### 1.1 Related Work.

In experimental environments, state of charge measurement or estimation methods vary extensively and are often application-specific. Zsembinszki et al. present an overview of various measurement methods for determining the phase fraction [5]. These include (i) displacement or level sensors for measuring the volume change as the PCM melts and solidifies [10], (ii) pressure sensors for measuring the volume change in enclosed PCM containers [6,11], (iii) digital cameras or image sensors for locating the phase change front [12], and (iv) electrical conductivity sensors for determining the phase at selected locations in electrically conductive PCMs [6,13]. Locating the phase change front using distributed temperature sensors is possible, but calculating the stored energy from temperature measurements introduces large uncertainties because of hysteresis, undercooling, and the isothermal nature of phase change [7]. Beyne et al. discuss additional methods for estimating the stored energy; one method involves measuring the heat transfer rate between the working fluid and the PCM with temperature and mass flowrate sensors in the fluid only and then integrating the heat transfer rate over time to calculate the stored energy. This method requires no temperature sensors embedded in the PCM, but heat transfer between the TES and the surroundings must be negligible for the method to be valid [7].

Research on model-based dynamic state estimation for thermal energy storage is limited. Barz et al. design and implement an extended Kalman filter (EKF) for temperature and SOC estimation in a shell-and-tube TES device using temperature measurements. The authors find that the SOC estimated by the EKF tracks that of a high-fidelity simulation more closely than the SOC calculated directly from the temperature measurements [4]. Similarly, Pernsteiner et al. implement an EKF for state and parameter estimation of a reduced-order PCM-based TES simulation model [14]. Jaccoud et al. investigate a particle filter, a type of Monte Carlo method for state estimation, for estimating the temperature and phase change front location in a one-dimensional heat transfer problem [15]. However, a limitation of these works is the absence of guarantees on the convergence of the state estimates. Although Barz et al. [4] verify local observability, none of these authors attempt to prove uniform observability or uniform detectability of the nonlinear system model or guarantee convergence of the state estimates. One exception is Morales Sandoval et al. who utilize a nonlinear Luenberger observer for temperature estimation in a *sensible* TES device, a hot water thermal storage tank. The authors check observability of their five-state model but find that the system is only observable when all five states are measured [16]. Hence, the thermal storage device must be designed with observability and state estimation in mind to ensure there are a sufficient number of sensors to fully observe the system. Increasing the number of states in a thermodynamic model would improve model accuracy, but the higher order model could be unobservable, leading to divergence of the state estimate [4,16]. In many *latent* TES architectures, including a sensor for each state in the model is not feasible because of manufacturability or cost constraints, so the estimation model must be constructed such that the system is observable, or at least detectable, given limited measurements.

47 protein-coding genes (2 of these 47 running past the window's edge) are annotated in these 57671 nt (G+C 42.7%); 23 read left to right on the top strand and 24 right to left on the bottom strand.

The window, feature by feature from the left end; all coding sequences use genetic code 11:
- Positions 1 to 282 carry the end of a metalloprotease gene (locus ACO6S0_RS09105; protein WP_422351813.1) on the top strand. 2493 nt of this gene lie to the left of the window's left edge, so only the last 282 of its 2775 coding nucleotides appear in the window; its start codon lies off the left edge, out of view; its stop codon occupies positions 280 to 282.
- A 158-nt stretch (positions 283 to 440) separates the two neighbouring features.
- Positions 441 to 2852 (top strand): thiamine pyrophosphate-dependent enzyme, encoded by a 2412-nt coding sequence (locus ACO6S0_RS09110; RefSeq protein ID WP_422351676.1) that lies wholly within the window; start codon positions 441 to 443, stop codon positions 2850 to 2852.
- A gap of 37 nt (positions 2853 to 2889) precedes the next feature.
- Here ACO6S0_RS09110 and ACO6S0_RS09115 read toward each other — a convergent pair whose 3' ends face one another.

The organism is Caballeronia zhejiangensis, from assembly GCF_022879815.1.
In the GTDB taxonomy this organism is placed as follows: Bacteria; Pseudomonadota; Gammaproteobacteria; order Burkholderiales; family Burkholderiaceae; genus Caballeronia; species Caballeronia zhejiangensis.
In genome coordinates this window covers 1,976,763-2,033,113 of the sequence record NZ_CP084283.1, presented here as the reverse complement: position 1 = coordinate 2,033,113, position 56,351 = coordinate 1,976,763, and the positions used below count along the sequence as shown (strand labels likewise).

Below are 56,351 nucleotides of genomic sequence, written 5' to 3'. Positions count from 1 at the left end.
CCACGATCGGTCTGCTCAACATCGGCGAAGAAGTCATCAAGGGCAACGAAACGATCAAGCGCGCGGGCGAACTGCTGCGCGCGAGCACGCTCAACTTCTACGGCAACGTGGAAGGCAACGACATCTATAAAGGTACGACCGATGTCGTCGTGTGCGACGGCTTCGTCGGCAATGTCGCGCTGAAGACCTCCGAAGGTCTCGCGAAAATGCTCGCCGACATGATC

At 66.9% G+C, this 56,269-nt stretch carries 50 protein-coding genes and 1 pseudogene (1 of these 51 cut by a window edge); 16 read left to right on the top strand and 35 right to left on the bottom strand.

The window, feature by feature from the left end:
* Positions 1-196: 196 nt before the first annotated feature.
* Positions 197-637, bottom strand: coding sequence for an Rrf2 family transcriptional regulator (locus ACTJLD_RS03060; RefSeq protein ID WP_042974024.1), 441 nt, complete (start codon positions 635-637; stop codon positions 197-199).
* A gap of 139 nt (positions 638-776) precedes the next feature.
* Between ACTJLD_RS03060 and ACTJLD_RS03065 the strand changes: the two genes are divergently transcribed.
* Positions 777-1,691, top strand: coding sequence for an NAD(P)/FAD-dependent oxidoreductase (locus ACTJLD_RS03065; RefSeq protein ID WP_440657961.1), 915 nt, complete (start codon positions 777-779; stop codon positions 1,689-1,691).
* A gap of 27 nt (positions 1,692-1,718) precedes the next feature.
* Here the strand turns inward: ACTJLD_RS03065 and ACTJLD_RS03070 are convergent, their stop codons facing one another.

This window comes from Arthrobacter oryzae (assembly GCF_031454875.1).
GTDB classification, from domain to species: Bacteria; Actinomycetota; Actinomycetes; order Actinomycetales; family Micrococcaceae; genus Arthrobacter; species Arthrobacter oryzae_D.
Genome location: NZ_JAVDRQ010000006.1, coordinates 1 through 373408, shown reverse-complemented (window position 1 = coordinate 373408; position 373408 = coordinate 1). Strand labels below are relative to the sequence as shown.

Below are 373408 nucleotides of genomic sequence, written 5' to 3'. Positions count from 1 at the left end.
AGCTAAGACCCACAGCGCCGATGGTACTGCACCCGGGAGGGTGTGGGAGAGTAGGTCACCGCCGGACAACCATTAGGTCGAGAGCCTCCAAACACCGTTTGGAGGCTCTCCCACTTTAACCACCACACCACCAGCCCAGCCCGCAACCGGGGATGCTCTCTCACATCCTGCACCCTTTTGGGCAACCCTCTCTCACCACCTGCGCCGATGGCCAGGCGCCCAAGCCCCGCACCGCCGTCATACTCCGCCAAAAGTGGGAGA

### 1.2 Contribution.

We fill this gap in the literature by designing and experimentally validating a state-dependent Riccati equation (SDRE) filter [17–19] for a PCM-based thermal energy storage device integrated with a single-phase cooling loop. In contrast to the ubiquitous nonlinear state estimators—the extended Kalman filter [20] and the unscented Kalman filter [21,22]—the SDRE filter uses a linear parameter-varying model parameterized by the state of the system with which uniform detectability and boundedness of the estimation error can be guaranteed in advance for many types of dynamic systems [23]. A key difference between the SDRE filter and the EKF is that the SDRE filter does not require the Jacobian matrix for linearization. For latent TES, the highly nonlinear nature of phase change makes using estimation methods requiring linearization especially undesirable; derivation of the Jacobian matrix can be difficult, and its calculation for higher order models can be too computationally intensive for real-time estimators. Additionally, in highly nonlinear systems, linearization can lead to poor performance, instability, and loss of observability. Fortunately, these issues can be avoided by using the SDRE filter [24].